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Biodiversity: Will the rain crow sing again?

Feds map critical habitat for yellow-billed cuckoo

Yellow-billed cuckoos have nearly been extirpated from the western U.S. Photo courtesy Rocky Mountain Bird Observatory.

Yellow-billed cuckoos have nearly been extirpated from the western U.S. Photo courtesy Rocky Mountain Bird Observatory.

Will yellow-billed cuckoos make a comeback in Colorado?

Will yellow-billed cuckoos make a comeback in Colorado?

By Summit Voice

FRISCO — The long endangered species odyssey of the yellow-billed cuckoo may be one step closer to resolution, as federal wildlife officials this week proposed designating more than half a million acres of critical habitat for the birds, sometimes known as rain crows for their habit of singing before a storm.

The bird was once common along most rivers and streams in the West, but the decline of the species, eyed for protection since 1986, shows how much human activities have degraded riparian riverside habitat. Yellow-billed cuckoos are neotropical migrants that winter in South America and nest along rivers and streams in western North America.

Altogether, the U.S. Fish and Wildlife Service has mapped 546,335 acres of critical habitat in 80 separate units in Arizona, California, Colorado, Idaho, Nevada, New Mexico, Texas, Utah and Wyoming.

Critical habitat protection will require any federally funded or permitted projects that could harm the cuckoo’s habitat to consult with the Fish and Wildlife Service to ensure that the habitat is not harmed. Species with protected critical habitat are more than twice as likely to be recovering compared to those without.

“The designation of critical habitat is an important step in recovering the western yellow-billed cuckoo,” said Jennifer Norris, Field Supervisor for the Service’s Sacramento Fish and Wildlife Office. “Critical habitat identifies areas with essential nesting and fledgling sites where conservation actions are needed to protect and recover this imperiled songbird.”

Yellow-billed cuckoos survive in scattered locations in very small numbers, including portions of the Sacramento, Eel and Kern rivers in California; the Colorado, Gila, Verde and San Pedro rivers in Arizona; the Gila and Rio Grande rivers in New Mexico; and scattered locations in Colorado, Idaho, Nevada, Texas, Wyoming and Utah.

“This is an important victory not just for yellow-billed cuckoos but for rivers and streams across the West,” said Michael Robinson, a conservation advocate with the Center for Biological Diversity, which first petitioned for the cuckoo’s protection in 1998.

“The cuckoo’s decline is representative of the poor job we’ve done caring for our waterways, so this proposal is a big step toward being better stewards of our rivers and streams,” said Robinson. “Protecting these streamside habitats will also protect healthy water quality for people.”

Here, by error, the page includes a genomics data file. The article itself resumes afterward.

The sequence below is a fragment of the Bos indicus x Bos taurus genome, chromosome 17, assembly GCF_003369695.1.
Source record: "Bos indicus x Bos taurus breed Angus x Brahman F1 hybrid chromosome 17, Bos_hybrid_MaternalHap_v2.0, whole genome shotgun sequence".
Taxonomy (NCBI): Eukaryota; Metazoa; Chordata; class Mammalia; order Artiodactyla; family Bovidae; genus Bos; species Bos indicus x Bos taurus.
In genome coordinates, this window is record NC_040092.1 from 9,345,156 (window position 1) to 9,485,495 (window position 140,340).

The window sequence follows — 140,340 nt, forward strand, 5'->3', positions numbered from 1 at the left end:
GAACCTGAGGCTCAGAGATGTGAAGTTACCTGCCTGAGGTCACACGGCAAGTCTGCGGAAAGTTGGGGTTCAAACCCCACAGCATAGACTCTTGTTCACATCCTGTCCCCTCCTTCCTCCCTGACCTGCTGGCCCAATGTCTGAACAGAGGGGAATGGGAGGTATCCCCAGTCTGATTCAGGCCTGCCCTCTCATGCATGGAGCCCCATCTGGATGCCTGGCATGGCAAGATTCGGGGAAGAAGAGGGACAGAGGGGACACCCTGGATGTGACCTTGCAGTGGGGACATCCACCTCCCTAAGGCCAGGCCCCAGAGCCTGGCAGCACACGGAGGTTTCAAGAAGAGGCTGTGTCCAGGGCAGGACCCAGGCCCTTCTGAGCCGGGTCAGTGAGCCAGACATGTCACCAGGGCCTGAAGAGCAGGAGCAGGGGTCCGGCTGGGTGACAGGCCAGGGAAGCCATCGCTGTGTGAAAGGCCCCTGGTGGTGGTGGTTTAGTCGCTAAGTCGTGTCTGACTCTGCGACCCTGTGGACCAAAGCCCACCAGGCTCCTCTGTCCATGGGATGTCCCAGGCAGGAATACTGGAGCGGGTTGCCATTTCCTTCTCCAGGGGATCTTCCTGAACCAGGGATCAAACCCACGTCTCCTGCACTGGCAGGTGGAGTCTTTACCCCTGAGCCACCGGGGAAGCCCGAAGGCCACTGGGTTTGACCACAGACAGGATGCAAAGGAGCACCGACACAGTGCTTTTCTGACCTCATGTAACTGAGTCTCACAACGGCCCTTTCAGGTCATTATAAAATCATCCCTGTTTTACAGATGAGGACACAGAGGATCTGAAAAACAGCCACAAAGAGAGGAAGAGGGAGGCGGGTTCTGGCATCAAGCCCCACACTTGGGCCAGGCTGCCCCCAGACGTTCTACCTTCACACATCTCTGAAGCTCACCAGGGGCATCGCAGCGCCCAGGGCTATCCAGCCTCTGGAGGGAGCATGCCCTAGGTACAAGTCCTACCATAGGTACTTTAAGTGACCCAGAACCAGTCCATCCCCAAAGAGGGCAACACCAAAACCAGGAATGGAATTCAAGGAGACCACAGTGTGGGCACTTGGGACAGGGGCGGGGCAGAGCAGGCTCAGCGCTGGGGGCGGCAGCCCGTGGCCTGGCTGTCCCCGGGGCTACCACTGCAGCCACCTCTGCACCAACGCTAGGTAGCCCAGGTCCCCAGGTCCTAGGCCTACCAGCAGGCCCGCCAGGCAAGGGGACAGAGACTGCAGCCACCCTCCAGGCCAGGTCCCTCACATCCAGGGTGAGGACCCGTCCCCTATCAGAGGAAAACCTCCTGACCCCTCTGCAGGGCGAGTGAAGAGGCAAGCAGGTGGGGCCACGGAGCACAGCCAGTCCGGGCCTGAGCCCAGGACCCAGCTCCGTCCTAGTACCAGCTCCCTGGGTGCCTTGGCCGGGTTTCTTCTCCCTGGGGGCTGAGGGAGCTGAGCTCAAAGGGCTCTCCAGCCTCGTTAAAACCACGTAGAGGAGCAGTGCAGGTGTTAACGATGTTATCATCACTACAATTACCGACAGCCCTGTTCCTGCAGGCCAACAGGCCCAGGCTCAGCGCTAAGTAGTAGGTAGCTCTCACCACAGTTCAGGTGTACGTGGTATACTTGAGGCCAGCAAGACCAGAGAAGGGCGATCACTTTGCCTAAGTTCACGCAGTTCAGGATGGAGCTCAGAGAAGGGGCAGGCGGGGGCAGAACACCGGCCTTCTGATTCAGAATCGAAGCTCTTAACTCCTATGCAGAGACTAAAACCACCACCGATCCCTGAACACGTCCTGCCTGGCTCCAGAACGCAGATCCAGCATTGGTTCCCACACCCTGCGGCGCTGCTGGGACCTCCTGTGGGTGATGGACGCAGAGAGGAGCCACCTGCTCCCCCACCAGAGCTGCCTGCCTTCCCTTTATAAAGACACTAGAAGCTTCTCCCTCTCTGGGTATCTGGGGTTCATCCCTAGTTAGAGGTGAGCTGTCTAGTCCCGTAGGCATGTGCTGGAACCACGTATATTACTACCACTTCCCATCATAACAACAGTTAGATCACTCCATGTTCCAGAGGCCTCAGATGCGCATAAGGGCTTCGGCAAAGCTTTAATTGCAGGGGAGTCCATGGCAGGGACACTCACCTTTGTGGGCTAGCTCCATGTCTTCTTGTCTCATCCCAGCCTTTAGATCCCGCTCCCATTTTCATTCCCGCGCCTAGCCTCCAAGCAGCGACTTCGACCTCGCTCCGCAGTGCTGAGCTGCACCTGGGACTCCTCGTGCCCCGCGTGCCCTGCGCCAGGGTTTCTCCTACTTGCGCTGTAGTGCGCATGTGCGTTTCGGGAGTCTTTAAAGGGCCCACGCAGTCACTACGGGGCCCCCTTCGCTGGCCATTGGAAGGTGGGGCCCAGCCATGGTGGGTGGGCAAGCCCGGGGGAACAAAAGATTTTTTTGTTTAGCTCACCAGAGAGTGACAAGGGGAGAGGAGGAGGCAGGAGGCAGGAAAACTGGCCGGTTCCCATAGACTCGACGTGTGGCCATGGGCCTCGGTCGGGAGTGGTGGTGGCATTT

In the proposal, the Service is considering excluding about 193,347 acres from the critical habitat designation because of existing conservation plans that protect the western yellow-billed cuckoo and its habitat. All proposed critical habitat designations on tribal lands are being considered for exclusion.

Designation of critical habitat does not affect land ownership or establish a refuge or preserve, and has no impact on private landowners taking actions on their land that do not require federal funding or permits.

The proposed critical habitat designation follows the proposal to list the species as threatened under the Endangered Species Act. The listing proposal cites threats from loss of riparian habitat and habitat fragmentation as a result of conversion of land to agriculture, dams and river flow management, bank protection, overgrazing and competition from exotic plants as key factors in the decline of the western yellow-billed cuckoo.

The Service is seeking information concerning the western yellow-billed cuckoo’s biology and habitat, threats to the species and current efforts to protect the bird. The Service also seeks information on the incremental economic effects of the proposed critical habitat designation. To access the proposed rules and a specific outline of information requested by the Service, please go to our webpage at: http://www.fws.gov/sacramento/outreach/Public-Advisories/WesternYellow-BilledCuckoo/outreach_PA_Western-Yellow-Billed-Cuckoo.htm.

Comments on the proposed critical habitat rule will be accepted through October 14, 2014. Comments may be submitted online at the Federal eRulemaking Portal at http://www.regulations.gov. The docket number for the proposed rule is FWS–R8–ES–2013-0011. Comments can also be sent by U.S. Mail or Hand Delivery to:

Public Comments Processing, Attn:  FWS–ES–R8–2013–0011; Division of Policy and Directives Management;

U.S. Fish and Wildlife Service; U.S. Fish & Wildlife Headquarters, MS: BPHC, 5275 Leesburg Pike, Falls Church, VA 22041-3803.

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